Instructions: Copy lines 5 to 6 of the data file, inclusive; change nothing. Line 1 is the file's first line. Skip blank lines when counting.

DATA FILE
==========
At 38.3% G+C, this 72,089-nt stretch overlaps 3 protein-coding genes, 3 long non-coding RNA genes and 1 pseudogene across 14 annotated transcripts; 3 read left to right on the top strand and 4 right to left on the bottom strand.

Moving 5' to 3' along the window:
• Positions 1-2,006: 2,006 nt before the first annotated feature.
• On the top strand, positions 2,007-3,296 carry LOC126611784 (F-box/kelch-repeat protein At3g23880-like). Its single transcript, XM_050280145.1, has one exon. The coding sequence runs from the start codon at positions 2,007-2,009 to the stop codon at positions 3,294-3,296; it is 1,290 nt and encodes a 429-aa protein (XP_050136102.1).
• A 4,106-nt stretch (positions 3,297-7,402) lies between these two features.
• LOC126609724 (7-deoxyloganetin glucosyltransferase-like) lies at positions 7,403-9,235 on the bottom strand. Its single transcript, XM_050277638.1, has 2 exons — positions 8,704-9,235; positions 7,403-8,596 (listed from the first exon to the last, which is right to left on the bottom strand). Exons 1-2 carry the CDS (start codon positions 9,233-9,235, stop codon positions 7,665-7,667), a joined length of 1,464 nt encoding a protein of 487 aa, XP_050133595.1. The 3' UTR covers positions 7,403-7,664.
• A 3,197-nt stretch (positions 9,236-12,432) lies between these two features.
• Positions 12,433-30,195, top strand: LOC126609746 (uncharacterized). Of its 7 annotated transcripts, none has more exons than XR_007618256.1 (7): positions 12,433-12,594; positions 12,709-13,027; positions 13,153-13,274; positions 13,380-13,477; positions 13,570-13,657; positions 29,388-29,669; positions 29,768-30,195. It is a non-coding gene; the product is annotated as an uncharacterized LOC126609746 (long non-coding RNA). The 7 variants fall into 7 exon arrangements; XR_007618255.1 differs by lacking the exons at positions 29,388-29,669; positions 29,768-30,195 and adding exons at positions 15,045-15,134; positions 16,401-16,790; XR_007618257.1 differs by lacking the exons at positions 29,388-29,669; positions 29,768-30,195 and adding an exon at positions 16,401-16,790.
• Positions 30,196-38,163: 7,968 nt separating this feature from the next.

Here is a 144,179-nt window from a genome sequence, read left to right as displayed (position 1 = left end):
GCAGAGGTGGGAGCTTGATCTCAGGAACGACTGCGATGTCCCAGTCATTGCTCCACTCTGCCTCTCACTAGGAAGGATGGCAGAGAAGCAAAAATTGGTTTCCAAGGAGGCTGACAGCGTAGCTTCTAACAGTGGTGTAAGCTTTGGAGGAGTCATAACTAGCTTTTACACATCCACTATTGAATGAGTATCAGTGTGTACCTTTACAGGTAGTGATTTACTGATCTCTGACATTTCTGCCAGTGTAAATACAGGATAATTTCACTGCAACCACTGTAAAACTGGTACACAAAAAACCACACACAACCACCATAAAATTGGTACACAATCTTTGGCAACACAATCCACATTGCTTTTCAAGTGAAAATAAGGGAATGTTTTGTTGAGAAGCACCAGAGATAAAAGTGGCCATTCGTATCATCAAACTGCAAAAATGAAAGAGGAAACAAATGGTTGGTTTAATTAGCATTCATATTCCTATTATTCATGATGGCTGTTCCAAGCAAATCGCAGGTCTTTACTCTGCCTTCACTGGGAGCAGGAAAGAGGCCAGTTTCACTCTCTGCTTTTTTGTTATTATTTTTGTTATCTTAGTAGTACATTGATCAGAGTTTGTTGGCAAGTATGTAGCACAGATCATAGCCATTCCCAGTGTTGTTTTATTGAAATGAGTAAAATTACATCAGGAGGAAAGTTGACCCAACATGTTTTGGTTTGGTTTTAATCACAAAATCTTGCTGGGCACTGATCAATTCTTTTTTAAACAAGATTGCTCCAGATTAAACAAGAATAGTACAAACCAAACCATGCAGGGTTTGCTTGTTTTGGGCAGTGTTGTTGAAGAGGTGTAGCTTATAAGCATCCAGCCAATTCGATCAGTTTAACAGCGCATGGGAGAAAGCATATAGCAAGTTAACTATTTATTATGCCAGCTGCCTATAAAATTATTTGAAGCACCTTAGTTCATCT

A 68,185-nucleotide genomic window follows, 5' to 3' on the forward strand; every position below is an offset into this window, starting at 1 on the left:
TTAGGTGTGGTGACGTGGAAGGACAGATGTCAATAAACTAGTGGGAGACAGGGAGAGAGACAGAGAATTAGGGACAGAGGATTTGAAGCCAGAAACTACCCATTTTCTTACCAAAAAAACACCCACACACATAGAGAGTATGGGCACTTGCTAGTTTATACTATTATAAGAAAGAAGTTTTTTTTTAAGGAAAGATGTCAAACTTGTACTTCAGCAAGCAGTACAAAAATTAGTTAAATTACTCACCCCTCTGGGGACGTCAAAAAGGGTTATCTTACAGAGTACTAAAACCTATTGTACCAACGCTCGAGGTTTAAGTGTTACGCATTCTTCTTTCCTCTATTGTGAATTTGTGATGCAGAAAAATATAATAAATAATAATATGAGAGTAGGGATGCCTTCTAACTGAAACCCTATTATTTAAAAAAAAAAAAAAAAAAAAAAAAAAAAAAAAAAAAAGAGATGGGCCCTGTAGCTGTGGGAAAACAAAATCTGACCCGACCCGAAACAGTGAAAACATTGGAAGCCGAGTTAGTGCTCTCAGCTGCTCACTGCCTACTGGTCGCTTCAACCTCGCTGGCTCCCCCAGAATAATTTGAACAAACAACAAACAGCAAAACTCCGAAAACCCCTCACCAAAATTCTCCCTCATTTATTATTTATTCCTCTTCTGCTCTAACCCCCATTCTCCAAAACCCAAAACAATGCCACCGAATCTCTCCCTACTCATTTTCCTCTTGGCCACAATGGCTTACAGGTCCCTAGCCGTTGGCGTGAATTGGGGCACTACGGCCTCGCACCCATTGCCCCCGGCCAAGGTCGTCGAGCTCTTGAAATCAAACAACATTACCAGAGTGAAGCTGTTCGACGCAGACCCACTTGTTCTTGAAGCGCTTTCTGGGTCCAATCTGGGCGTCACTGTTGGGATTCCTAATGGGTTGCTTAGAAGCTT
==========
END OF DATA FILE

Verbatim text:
• A 4,106-nt stretch (positions 3,297-7,402) lies between these two features.
• LOC126609724 (7-deoxyloganetin glucosyltransferase-like) lies at positions 7,403-9,235 on the bottom strand. Its single transcript, XM_050277638.1, has 2 exons — positions 8,704-9,235; positions 7,403-8,596 (listed from the first exon to the last, which is right to left on the bottom strand). Exons 1-2 carry the CDS (start codon positions 9,233-9,235, stop codon positions 7,665-7,667), a joined length of 1,464 nt encoding a protein of 487 aa, XP_050133595.1. The 3' UTR covers positions 7,403-7,664.